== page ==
Video

Video Rabbi Hits Road to Heal Jewish-Muslim Relations in France

France is on high alert after last week's terrorist attack near the city Lyon, just six months after deadly Paris shootings. The attack have added new tensions to relations between French Jews and Muslims. France’s Jewish and Muslim communities also share a common heritage, though, and as far as one French rabbi is concerned, they are destined to be friends. From the Paris suburb of La Courneuve, Lisa Bryant reports about Rabbi Michel Serfaty and his friendship bus.
Video

Video S. Korea Christians Protest Gay Rights Festival

The U.S. Supreme Court decision mandating marriage equality nationwide has energized gay rights supporters around the world. Gay rights remain a highly contentious issue in a key U.S. ally, South Korea, where police did a deft job Sunday of preventing potential clashes between Christian protesters and gay activists. Kurt Achin reports from Seoul.
Video

Video Saudi Leaks Expose ‘Checkbook Diplomacy’ In Battle With Iran

Saudi Arabia’s willingness to wield its oil money on the global diplomatic stage appears to have been laid bare, after the website WikiLeaks published tens of thousands of leaked cables from Riyadh’s Ministry of Foreign Affairs. VOA's Henry Ridgwell reports.
Video

Video Nubians in Kenya Face Land Challenges

East Africa's ethnic Nubians have a rich cultural history that dates back thousands of years, but in Kenya they are facing hardships, including the loss of lands they have lived on for generations. They say the government has reneged on its pledge to award them title deeds for the plots. VOA's Lenny Ruvaga reports.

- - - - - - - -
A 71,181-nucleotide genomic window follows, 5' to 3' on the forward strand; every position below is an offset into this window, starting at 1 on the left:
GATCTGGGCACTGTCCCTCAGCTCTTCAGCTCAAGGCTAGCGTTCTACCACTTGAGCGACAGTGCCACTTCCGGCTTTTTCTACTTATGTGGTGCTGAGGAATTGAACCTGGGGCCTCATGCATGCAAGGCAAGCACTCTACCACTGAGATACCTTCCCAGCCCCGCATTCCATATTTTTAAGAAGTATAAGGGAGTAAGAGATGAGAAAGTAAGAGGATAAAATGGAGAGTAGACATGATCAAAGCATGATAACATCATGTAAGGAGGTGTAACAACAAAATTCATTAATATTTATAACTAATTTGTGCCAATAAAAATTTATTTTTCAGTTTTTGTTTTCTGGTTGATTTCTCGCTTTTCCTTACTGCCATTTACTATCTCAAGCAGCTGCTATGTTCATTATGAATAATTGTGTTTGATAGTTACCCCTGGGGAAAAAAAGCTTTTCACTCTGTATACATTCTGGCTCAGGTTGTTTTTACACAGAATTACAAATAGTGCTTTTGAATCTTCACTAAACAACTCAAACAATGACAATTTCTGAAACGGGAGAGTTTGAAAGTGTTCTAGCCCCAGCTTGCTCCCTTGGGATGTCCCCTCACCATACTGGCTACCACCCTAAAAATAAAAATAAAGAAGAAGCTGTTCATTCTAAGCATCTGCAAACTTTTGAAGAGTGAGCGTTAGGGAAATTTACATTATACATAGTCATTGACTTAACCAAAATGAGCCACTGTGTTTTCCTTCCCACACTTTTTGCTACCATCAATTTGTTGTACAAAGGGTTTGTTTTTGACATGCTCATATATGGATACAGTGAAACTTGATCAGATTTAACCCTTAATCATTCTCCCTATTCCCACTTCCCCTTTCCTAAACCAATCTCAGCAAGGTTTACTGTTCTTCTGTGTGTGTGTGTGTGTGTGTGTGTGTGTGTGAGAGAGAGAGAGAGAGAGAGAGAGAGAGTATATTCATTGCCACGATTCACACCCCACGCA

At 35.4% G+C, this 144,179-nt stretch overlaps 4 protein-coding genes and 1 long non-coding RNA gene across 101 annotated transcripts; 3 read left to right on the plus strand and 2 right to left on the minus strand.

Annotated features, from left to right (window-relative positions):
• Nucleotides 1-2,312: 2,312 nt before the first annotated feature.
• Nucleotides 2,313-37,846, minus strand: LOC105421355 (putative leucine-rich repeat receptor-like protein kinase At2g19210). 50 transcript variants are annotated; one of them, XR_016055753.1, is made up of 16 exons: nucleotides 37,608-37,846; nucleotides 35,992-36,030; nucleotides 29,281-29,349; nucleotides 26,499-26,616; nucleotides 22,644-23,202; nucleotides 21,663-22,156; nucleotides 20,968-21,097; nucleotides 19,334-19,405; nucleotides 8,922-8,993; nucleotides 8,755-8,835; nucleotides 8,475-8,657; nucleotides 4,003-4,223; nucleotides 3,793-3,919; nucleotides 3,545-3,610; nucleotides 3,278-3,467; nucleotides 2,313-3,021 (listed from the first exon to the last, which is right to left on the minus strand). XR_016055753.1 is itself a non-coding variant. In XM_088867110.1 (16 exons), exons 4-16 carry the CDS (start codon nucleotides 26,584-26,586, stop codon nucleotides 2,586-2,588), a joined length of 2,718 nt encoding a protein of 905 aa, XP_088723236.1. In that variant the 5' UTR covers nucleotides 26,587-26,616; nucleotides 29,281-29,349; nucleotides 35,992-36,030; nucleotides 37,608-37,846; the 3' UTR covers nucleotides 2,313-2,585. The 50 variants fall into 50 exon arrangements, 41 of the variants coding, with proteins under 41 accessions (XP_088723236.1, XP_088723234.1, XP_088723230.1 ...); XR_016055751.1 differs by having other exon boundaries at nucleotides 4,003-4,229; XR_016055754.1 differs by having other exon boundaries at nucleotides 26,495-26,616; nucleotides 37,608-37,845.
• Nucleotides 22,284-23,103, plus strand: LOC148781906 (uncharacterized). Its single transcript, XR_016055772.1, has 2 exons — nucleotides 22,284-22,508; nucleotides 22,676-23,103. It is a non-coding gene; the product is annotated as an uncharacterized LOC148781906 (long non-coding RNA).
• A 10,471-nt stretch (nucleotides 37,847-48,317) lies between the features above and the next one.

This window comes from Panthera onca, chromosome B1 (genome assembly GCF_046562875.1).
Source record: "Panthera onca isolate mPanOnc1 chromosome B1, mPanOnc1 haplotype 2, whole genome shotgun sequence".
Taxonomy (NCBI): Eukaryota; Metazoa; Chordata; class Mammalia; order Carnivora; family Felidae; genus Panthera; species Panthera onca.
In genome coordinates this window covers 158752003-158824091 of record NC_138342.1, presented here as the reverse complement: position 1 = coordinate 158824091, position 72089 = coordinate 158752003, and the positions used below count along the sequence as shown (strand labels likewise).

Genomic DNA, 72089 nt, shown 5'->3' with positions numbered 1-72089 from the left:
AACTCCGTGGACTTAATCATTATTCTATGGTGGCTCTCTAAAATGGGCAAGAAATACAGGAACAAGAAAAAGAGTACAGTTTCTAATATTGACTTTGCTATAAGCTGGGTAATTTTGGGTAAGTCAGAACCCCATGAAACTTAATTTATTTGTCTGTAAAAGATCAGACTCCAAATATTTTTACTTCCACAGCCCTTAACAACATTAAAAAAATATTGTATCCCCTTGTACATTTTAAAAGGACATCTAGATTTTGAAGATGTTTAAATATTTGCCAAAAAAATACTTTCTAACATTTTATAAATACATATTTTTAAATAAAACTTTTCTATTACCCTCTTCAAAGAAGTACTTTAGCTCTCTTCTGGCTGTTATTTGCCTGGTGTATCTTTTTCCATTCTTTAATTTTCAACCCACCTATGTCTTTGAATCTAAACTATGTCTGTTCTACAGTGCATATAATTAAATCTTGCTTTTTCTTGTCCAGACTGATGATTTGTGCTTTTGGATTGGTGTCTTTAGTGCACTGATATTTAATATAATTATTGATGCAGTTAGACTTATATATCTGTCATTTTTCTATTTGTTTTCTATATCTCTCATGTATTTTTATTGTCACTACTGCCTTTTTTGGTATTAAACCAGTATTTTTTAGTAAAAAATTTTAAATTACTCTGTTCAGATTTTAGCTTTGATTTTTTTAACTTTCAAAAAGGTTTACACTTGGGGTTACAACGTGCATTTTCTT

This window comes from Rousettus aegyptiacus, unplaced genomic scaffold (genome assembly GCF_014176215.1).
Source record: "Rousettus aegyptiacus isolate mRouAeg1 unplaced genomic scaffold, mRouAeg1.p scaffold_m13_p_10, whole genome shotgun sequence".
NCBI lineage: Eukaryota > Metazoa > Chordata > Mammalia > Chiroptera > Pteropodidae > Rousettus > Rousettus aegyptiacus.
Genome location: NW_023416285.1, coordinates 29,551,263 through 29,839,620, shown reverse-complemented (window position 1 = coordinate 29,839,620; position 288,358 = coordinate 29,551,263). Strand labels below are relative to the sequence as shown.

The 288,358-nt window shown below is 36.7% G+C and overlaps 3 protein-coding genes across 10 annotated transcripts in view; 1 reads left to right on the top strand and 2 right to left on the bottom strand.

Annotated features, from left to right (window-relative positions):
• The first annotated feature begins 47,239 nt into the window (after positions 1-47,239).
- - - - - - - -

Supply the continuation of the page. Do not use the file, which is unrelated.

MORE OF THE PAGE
Video

Video Syrian Refugees Return to Tal Abyad

Syrian refugees in Turkey confirm they left their hometown of Tal Abyad because of intense fighting and coalition airstrikes, not because Kurdish fighters were engaged in ethnic cleansing, as some Turkish officials charged. VOA Kurdish Service reporter Zana Omer, in Tal Abyad, finds that civilians coming back to the town agree, as we hear in this report narrated by Roger Wilkison.
Video

Video Military Experts Question New Russian Tank Capabilities

Russia has been showing off its new tank design – the Armata T-14. Designers claim it is 20 years ahead of current Western designs - and driving it feels like playing a computer game. But military analysts question those assertions, and warn the cost could be too heavy a burden for Russia’s struggling economy. Henry Ridgwell reports.
Video

Video In Kenya, Police Said to Shoot First, Ask Questions Later

An organization that documents torture and extrajudicial killings says Kenyan police were responsible for 1,252 shooting deaths in five cities, including Nairobi, between 2009 and 2014, representing 67 percent of all gun deaths in the areas reviewed. Gabe Joselow has more from Nairobi.
Video

Video In Syrian Crisis, Social Media Offer Small Comforts

Za’atari, a makeshift city in Jordan, may be the only Syrian refugee camp to tweet its activities, in an effort to keep donors motivated as the war in Syria intensifies and the humanitarian crisis deepens. Inside the camp, families say mobile phone applications help hold together families that are physically torn apart. VOA’s Heather Murdock reports.
Video

Video Chemical-Sniffing Technology Fights Australia's Graffiti Vandals

Cities and towns all over the world spend huge amounts of resources battling graffiti writers who deface buildings, public transport vehicles and even monuments. Authorities in Sydney, Australia, hope a new chemical-sniffing technology finally will stop vandals from scribbling on walls in the passenger areas of commuter trains. VOA’s George Putic has more.
Video

Video Cambodia Struggling to Curb Child Labor

Earlier this year a United Nations report found 10 percent of Cambodian children aged 7-14 are working – one of the highest rates in the region – and said one in four children in that age bracket are forced to quit school to help their families. Although the child labor rate has dropped over the past decade, Cambodia has a lot more to do – including keeping more children in school. Robert Carmichael reports for VOA from Phnom Penh.

VOA Blogs

World Currencies

EUR
USD
0.8926
JPY
USD
123.71
GBP
USD
0.6358
CAD
USD
1.2364
INR
USD
63.600

Rates may not be current.